Reply
  3. Anne @ Unique Gifter

    That sounds like it was a sweet student gig! I also find this type of stuff fascinating. It does disturb me how frequently people are scammed though. My grandma is one of those prime target seniors they talk about on the TV all the time! My Dad and his siblings thankfully have all of her finances under control/observation, to prevent her from doing things like the time she wanted to give her portfolio back to a financial manager who had been charged and disbarred!!

    Reply
  4. Grayson @ Debt RoundUp

    This was a great post. I enjoyed reading it, yet it saddens me that people fall for this. I don’t take calls like this. If I was going to invest in something, I would probably do it myself after a long research period. I am a DIY at heart and will try anything once. If I couldn’t figure it out, then I would seek out an advisor.

    Reply
    1. LD @ Personal Finance Insider

      Thanks Grayson. I agree with your approach – do what you can yourself and only pay an advisor to help with important things you aren’t capable of doing yourself.

      Reply
  5. Financial Black Sheep

    I worked in the IT department for quite some time and would always get people forwarding their emails, asking if they were a fraud. A BIG FAT YES! lol, all were trying to get money or personal information. If the email asks for personal information of any kind, it will be a fraud. Real companies don’t need all of your information through email.

    I have never heard of someone cold calling you to invest in stocks, but if I don’t recognize the number I let it roll to voice mail. I guess that is my line of defense when it comes to pressure selling over the phone. That, or I just cannot answer the phone most of the time, because I am in school lol.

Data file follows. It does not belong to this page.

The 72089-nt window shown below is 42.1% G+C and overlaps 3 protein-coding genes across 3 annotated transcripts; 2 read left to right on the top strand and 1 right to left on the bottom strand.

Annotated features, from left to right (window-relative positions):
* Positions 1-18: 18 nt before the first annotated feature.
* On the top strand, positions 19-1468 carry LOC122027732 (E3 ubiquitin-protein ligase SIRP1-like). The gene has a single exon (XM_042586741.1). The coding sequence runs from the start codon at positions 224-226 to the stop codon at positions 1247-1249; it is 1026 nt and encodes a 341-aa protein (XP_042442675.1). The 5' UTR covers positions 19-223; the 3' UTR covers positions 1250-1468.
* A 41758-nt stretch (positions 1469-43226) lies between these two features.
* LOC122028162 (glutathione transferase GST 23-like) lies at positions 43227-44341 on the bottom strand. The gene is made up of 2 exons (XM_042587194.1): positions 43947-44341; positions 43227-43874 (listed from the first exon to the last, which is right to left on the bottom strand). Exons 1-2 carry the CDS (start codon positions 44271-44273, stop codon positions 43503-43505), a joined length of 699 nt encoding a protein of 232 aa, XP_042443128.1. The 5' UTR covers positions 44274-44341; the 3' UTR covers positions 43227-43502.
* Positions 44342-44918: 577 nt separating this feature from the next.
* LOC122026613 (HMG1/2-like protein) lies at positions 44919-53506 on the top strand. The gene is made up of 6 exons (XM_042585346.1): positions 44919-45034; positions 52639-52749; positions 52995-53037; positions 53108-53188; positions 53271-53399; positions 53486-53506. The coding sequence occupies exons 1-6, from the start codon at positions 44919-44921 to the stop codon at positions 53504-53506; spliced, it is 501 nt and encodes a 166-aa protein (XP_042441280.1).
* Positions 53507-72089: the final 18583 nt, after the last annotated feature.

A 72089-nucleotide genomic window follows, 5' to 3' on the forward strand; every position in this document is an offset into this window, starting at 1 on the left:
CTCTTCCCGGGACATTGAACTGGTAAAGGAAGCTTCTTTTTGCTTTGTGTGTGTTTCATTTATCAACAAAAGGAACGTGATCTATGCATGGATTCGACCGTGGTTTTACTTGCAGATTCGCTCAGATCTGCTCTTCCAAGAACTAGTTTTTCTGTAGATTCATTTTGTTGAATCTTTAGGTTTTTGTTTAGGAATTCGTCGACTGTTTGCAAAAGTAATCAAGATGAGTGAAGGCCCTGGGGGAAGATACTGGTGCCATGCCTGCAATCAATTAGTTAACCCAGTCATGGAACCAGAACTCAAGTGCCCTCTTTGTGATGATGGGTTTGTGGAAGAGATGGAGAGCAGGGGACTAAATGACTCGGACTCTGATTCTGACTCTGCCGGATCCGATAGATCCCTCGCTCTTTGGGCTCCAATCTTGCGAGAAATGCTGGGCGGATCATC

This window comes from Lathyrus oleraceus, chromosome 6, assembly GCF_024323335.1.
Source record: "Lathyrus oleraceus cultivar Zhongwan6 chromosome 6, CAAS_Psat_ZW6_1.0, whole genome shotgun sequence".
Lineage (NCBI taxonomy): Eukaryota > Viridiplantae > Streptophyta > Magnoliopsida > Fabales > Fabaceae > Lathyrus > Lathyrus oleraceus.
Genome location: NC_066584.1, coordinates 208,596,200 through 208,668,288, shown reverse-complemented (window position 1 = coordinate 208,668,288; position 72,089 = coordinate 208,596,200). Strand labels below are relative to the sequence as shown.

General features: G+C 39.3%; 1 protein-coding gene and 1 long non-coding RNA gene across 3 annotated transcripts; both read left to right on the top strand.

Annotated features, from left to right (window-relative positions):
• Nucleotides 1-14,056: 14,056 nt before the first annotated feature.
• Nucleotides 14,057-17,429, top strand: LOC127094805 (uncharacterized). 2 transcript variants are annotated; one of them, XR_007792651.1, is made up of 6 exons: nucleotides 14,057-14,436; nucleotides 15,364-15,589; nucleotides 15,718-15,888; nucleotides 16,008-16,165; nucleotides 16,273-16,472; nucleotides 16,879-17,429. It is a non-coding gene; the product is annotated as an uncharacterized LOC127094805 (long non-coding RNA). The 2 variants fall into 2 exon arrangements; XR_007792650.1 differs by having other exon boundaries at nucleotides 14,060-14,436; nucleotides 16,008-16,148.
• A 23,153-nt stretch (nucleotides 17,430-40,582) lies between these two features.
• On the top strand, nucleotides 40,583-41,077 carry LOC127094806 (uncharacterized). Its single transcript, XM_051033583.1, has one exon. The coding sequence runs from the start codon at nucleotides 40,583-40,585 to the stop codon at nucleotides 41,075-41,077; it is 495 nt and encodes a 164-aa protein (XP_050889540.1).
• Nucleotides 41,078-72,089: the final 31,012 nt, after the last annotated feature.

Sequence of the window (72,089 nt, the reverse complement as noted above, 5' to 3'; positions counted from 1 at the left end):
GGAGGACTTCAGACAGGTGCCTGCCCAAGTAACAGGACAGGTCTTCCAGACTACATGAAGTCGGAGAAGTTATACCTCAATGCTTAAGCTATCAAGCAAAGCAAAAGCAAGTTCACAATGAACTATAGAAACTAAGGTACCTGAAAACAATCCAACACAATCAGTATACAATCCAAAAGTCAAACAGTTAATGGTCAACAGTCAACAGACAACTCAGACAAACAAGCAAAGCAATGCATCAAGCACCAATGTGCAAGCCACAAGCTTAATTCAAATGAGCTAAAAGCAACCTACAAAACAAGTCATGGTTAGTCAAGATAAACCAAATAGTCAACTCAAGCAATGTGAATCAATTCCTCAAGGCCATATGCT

Reply
  6. Jim Weston

    It is scary how common fraud can be in today’s world. I’ve seen it happen to good people several times. It really is an unfortunate thing that I see no end to.

    Reply
  7. funancials

    I have to admit….that strategy is pretty genius. Calling 500 each, telling them it will go up or down. Definitely a different approach from the common red flags.

    Reply
  8. Darnell Jackson

    What if the entity committing the fraud is a large institution like a bank?

    Have you heard about the huge settlements that Bank of America paid after they got caught defrauding people?

    They’re not alone either.

    Reply
  9. Shafi

    I don’t have much to invest. I am on fixed income. But whatever I have invested is in mutual funds and track it myself.

    The problem with Madoff and other such folks is that no matter how careful you are, if they are crooks and have bad financial intentions, there is no way you can detect them.

    We are all humans and many times we are blinded by our own greed not to mention get-rich-quick schemes.

    Reply
  10. William @ Bite the Bullet

    Fascinating! Where this gets very effective is when you meet a Fred, well known friend over dinner and he tells you how he and Joe (another friend) been making serious money. When you ask how, he says they are part of a select few who “got in on” something with Bernie. No pitch, but you see the new Mercedes Joe bought. Next week you found out Sally also was in on this. How come they didn’t tell you? That’s how Bernie Madoff did it. Trusted friends of trusted friends. In the story above, one “mark” gets told, after handing over the money, how much he “earned.” And then the “friends of friends thing” starts…

    Secret to success? Modest Money expectations — no plug to the host intended :)

    Reply